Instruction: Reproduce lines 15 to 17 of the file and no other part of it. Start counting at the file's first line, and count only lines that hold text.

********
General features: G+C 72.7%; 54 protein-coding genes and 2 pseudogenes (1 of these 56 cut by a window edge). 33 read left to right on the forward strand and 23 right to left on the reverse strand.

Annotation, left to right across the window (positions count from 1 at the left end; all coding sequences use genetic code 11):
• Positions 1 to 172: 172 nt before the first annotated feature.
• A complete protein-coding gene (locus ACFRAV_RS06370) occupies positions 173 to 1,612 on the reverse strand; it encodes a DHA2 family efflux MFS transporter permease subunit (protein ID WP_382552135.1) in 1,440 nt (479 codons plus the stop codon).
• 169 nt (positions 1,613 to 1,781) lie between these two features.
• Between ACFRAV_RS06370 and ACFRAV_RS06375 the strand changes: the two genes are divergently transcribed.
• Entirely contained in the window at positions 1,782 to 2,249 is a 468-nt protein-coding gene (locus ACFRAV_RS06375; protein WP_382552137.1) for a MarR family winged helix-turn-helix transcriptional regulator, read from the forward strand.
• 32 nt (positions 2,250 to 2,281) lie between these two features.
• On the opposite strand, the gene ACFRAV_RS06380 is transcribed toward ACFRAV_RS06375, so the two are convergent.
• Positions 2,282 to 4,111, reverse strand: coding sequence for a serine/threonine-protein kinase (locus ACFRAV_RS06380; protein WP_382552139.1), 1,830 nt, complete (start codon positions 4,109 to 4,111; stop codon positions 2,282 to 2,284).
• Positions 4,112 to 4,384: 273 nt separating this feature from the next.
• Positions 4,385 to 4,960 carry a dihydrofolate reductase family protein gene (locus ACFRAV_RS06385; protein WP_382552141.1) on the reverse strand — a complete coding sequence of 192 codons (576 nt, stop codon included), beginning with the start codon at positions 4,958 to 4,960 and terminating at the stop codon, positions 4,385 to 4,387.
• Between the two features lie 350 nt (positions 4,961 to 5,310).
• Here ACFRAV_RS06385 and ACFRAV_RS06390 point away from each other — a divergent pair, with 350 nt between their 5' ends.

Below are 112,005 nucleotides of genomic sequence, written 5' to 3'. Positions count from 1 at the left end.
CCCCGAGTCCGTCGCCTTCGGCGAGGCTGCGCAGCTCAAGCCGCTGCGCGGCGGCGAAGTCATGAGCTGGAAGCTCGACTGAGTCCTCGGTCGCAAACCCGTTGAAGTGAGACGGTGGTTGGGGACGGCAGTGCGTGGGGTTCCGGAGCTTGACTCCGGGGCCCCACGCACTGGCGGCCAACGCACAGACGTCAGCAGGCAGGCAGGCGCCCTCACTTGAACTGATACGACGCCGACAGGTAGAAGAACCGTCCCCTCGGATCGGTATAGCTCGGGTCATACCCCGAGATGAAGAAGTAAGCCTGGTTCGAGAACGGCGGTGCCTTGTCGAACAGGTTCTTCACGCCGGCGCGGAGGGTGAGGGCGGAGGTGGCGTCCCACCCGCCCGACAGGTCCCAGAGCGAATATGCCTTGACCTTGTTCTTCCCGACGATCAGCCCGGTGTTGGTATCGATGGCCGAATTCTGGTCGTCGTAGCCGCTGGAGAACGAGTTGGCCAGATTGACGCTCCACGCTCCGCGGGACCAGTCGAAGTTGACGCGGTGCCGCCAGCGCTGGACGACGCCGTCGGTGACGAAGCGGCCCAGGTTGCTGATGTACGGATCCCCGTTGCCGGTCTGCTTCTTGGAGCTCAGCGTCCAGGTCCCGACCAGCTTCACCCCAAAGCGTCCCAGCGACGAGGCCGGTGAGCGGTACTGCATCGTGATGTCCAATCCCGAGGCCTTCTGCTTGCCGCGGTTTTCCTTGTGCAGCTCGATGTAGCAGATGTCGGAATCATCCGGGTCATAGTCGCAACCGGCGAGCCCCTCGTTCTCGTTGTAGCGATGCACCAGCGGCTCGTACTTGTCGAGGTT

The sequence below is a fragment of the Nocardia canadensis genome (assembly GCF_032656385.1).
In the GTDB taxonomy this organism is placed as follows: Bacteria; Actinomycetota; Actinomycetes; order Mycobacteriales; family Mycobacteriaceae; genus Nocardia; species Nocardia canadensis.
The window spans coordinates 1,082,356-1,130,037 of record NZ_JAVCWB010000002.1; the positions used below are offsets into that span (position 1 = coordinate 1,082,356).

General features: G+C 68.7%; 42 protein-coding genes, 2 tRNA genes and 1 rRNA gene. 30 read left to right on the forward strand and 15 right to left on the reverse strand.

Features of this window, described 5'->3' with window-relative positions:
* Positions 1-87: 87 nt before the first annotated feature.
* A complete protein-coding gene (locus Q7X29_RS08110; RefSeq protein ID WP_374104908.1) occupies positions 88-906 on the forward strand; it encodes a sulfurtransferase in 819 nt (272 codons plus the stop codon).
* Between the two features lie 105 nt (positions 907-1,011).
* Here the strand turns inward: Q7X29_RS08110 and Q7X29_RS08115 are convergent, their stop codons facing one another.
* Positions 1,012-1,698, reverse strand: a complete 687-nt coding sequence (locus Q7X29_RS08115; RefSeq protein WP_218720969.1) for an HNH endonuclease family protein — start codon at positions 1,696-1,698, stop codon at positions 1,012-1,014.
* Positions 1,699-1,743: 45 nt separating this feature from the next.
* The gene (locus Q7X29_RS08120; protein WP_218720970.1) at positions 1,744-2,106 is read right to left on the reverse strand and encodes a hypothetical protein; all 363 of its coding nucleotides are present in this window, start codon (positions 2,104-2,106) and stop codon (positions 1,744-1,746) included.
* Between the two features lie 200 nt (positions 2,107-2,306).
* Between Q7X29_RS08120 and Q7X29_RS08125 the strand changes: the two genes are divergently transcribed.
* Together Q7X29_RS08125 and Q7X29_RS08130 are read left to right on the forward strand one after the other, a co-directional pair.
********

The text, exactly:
Below are 112,005 nucleotides of genomic sequence, written 5' to 3'. Positions count from 1 at the left end.
CCCCGAGTCCGTCGCCTTCGGCGAGGCTGCGCAGCTCAAGCCGCTGCGCGGCGGCGAAGTCATGAGCTGGAAGCTCGACTGAGTCCTCGGTCGCAAACCCGTTGAAGTGAGACGGTGGTTGGGGACGGCAGTGCGTGGGGTTCCGGAGCTTGACTCCGGGGCCCCACGCACTGGCGGCCAACGCACAGACGTCAGCAGGCAGGCAGGCGCCCTCACTTGAACTGATACGACGCCGACAGGTAGAAGAACCGTCCCCTCGGATCGGTATAGCTCGGGTCATACCCCGAGATGAAGAAGTAAGCCTGGTTCGAGAACGGCGGTGCCTTGTCGAACAGGTTCTTCACGCCGGCGCGGAGGGTGAGGGCGGAGGTGGCGTCCCACCCGCCCGACAGGTCCCAGAGCGAATATGCCTTGACCTTGTTCTTCCCGACGATCAGCCCGGTGTTGGTATCGATGGCCGAATTCTGGTCGTCGTAGCCGCTGGAGAACGAGTTGGCCAGATTGACGCTCCACGCTCCGCGGGACCAGTCGAAGTTGACGCGGTGCCGCCAGCGCTGGACGACGCCGTCGGTGACGAAGCGGCCCAGGTTGCTGATGTACGGATCCCCGTTGCCGGTCTGCTTCTTGGAGCTCAGCGTCCAGGTCCCGACCAGCTTCACCCCAAAGCGTCCCAGCGACGAGGCCGGTGAGCGGTACTGCATCGTGATGTCCAATCCCGAGGCCTTCTGCTTGCCGCGGTTTTCCTTGTGCAGCTCGATGTAGCAGATGTCGGAATCATCCGGGTCATAGTCGCAACCGGCGAGCCCCTCGTTCTCGTTGTAGCGATGCACCAGCGGCTCGTACTTGTCGAGGTT

The sequence below is a fragment of the Nocardia canadensis genome (assembly GCF_032656385.1).